Sunday, May 22, 2011


KUALA LUMPUR (CNN) - Rescue workers were looking for at least a dozen children reported missing following two landslides that buried a Malaysian orphanage, killing at least 16 people and injuring nine others, the nation’s official news agency reported Sunday.  Rescue workers scoured the area for up to two dozen children believed buried in the landslides that hit the orphanage near Hulu Langat, southeast of the capital city of Kuala Lumpur, the Bernama news agency said.  It was not immediately clear how many of the 16 killed were children. Earlier reports said the bodies of at least five children, between the ages of 11 and 14, were pulled from the debris.  Eight children, between the ages of 11 and 17, and a 22-year-old adult were pulled out alive from the debris by rescue workers and villagers.  But rescue workers were still searching for dozens missing, the police said.

The landslides, which were triggered by heavy rains Saturday, struck the orphanage at about 2:30 p.m., while many of its 49 male residents, including five adults, were outside setting up tents on the hillside for an outdoor event later in the day, the police chief said.  It is believed that two landslides occurred within seconds of each other. All of them in the camp were trapped, authorities said.  
Prime Minister Datuk Seri Najib Tun Razak said he “instructed relevant authorities to investigate the cause of the mishap,” and he also promised the government would rebuild the orphanage and provide payments to the victims, the news agency said.

At least 16 children died and three others were seriously injured on Saturday after registering two avalanches near an orphanage located 28 kilometers east of Kuala Lumpur.  People were attending a class when they were buried in tons of soil due to landslides after heavy rains in recent weeks.  These terrible misfortunes are due to environmental damage caused by indiscriminate deforestation, the huge amount of trees being felled to make way for cattle ranching and extensive farming.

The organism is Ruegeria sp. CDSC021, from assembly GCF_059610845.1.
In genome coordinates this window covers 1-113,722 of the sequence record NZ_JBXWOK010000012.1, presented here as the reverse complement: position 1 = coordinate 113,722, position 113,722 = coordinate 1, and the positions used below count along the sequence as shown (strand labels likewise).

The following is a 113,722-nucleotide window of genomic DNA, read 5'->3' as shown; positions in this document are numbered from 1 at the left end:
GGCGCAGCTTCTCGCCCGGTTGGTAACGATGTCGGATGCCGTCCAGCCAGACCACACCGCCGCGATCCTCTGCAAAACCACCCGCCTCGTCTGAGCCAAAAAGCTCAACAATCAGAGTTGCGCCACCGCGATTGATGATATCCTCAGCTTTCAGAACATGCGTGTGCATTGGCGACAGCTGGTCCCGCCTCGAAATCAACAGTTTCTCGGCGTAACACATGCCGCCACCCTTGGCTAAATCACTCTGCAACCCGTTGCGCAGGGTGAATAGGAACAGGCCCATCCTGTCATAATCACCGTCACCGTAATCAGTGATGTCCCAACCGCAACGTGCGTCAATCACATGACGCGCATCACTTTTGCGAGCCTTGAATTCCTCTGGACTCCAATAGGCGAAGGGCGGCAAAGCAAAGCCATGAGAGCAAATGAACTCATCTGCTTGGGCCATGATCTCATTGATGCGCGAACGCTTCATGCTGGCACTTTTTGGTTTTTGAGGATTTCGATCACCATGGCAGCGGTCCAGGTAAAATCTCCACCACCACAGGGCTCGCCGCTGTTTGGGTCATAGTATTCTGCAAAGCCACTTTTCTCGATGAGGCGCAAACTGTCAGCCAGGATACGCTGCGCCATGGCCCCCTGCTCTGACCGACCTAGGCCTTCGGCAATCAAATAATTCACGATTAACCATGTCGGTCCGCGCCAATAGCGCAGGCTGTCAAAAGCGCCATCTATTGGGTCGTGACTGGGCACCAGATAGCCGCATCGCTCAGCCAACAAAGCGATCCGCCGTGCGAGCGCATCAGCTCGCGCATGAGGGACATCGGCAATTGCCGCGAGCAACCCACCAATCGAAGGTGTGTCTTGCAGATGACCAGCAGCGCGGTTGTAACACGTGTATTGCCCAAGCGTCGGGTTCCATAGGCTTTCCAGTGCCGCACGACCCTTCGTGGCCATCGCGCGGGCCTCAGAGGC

It’s time that humanity reverts to and values a simpler, healthier, and more natural way of life.  Only in this way may we attain true health, harmony, and prosperity.  We are part of the earth, and she is part of us.  ... The air has priceless value.  We all share the same breath - the beast, the tree, man; all breathe the same air, and it shares its essence with the life that it sustains.  The freshness of the air, the force of the waters, the mighty pine tree, every grain of sand at the beach, every drop of dew in the forest, the sap that runs through the trees, even the sound of the insects sustain and soothe the lives of humankind on this planet.  The biological wellbeing of our earth, and the future of mankind are being ruined by the materialistic vision of society.

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